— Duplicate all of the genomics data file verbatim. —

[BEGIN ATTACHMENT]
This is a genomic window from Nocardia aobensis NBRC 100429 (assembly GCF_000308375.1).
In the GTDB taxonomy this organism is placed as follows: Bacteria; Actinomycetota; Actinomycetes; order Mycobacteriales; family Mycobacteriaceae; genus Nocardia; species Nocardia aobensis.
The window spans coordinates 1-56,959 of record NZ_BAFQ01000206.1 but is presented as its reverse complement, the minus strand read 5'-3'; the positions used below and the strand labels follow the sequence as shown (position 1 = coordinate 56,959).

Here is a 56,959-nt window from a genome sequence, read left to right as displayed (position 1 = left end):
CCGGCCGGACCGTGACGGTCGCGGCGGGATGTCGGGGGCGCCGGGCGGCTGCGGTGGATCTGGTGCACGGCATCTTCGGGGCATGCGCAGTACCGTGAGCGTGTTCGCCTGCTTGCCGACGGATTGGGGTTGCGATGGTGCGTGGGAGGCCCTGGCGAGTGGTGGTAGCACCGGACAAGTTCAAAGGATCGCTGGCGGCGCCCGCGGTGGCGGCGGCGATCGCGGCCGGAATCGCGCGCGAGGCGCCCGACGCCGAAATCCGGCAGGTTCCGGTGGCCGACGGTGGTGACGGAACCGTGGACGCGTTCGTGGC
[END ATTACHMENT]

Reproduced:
This is a genomic window from Nocardia aobensis NBRC 100429 (assembly GCF_000308375.1).
In the GTDB taxonomy this organism is placed as follows: Bacteria; Actinomycetota; Actinomycetes; order Mycobacteriales; family Mycobacteriaceae; genus Nocardia; species Nocardia aobensis.
The window spans coordinates 1-56,959 of record NZ_BAFQ01000206.1 but is presented as its reverse complement, the minus strand read 5'-3'; the positions used below and the strand labels follow the sequence as shown (position 1 = coordinate 56,959).

Here is a 56,959-nt window from a genome sequence, read left to right as displayed (position 1 = left end):
CCGGCCGGACCGTGACGGTCGCGGCGGGATGTCGGGGGCGCCGGGCGGCTGCGGTGGATCTGGTGCACGGCATCTTCGGGGCATGCGCAGTACCGTGAGCGTGTTCGCCTGCTTGCCGACGGATTGGGGTTGCGATGGTGCGTGGGAGGCCCTGGCGAGTGGTGGTAGCACCGGACAAGTTCAAAGGATCGCTGGCGGCGCCCGCGGTGGCGGCGGCGATCGCGGCCGGAATCGCGCGCGAGGCGCCCGACGCCGAAATCCGGCAGGTTCCGGTGGCCGACGGTGGTGACGGAACCGTGGACGCGTTCGTGGC